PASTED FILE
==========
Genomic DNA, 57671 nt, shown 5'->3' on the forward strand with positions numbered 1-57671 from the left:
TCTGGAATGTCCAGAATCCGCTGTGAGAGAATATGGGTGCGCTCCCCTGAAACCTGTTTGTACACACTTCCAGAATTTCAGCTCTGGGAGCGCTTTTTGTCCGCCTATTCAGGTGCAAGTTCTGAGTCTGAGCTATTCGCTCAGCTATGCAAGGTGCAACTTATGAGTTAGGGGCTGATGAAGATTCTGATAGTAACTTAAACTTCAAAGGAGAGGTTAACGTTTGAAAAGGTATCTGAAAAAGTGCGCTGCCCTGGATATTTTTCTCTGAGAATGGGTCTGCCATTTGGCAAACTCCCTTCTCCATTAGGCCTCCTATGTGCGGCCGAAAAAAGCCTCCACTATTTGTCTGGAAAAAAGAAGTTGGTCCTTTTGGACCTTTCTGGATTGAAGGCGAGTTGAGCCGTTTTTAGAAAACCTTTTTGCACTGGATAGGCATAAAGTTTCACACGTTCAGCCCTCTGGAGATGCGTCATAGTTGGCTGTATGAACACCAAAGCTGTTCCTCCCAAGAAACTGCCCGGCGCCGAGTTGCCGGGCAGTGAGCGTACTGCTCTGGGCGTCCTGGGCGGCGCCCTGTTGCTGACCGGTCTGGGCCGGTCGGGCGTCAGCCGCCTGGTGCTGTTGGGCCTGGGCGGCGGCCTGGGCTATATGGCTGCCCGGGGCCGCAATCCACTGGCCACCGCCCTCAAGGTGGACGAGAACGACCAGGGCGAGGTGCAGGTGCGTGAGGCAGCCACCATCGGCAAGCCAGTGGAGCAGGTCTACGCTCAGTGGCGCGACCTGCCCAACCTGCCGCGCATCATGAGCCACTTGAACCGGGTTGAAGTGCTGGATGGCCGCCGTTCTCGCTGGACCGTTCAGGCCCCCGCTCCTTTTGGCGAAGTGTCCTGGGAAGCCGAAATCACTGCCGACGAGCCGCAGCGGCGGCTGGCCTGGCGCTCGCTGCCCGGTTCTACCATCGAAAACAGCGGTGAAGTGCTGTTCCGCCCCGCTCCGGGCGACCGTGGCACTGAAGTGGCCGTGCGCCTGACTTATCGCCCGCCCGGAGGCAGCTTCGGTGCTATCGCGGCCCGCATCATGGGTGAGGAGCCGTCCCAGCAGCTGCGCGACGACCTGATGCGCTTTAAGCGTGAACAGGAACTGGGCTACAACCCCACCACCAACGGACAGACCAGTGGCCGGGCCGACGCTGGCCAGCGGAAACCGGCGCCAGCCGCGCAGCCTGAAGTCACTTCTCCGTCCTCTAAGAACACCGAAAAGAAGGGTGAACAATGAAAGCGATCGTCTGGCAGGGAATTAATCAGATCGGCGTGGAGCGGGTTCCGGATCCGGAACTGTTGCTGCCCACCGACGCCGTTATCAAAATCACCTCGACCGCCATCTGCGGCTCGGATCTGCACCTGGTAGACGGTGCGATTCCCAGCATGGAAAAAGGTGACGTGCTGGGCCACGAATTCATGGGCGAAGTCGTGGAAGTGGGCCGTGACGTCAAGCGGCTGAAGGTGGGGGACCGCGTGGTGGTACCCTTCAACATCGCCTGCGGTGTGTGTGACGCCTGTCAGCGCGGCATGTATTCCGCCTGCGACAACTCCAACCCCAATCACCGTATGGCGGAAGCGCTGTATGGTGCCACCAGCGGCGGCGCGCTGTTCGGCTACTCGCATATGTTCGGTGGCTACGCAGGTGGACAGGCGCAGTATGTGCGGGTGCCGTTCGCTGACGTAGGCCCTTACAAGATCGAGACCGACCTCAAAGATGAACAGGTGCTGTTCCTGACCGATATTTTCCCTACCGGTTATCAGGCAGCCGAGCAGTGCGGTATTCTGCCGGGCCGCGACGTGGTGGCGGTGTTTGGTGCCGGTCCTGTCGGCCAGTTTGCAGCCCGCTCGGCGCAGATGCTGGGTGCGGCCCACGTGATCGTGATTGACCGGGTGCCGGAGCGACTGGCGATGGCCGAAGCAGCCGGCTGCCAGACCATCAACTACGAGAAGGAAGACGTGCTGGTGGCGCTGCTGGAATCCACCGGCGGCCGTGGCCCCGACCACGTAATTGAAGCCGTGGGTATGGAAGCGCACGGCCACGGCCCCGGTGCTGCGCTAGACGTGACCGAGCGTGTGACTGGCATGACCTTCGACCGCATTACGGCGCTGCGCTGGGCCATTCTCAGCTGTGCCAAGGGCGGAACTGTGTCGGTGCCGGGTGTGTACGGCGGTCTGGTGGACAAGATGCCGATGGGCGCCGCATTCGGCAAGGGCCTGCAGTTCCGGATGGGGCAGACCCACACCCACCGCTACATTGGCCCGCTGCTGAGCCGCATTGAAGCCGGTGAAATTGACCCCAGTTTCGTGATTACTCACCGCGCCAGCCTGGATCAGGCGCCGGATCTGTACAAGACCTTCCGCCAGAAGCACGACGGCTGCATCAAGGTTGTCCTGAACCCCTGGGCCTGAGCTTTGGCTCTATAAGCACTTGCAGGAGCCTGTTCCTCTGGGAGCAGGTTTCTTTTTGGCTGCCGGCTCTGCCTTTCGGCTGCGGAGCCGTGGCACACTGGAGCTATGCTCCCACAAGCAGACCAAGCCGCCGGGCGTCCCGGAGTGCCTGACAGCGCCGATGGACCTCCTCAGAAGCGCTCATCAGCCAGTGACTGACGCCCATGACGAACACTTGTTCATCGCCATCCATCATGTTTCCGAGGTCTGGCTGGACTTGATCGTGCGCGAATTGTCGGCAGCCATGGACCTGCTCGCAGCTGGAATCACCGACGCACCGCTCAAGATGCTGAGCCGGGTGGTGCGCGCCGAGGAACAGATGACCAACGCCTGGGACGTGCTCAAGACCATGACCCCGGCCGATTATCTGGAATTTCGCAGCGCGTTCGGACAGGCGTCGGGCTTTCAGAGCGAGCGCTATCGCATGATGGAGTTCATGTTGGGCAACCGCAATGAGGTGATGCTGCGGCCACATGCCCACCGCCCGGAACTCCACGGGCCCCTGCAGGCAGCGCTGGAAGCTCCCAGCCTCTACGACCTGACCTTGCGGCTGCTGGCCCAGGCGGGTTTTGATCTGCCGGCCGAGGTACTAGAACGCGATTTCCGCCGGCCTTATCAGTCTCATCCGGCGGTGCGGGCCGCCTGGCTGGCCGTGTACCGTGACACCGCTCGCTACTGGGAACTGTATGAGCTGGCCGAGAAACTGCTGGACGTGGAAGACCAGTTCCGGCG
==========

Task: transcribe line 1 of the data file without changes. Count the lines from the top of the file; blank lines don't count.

Genomic DNA, 57671 nt, shown 5'->3' on the forward strand with positions numbered 1-57671 from the left: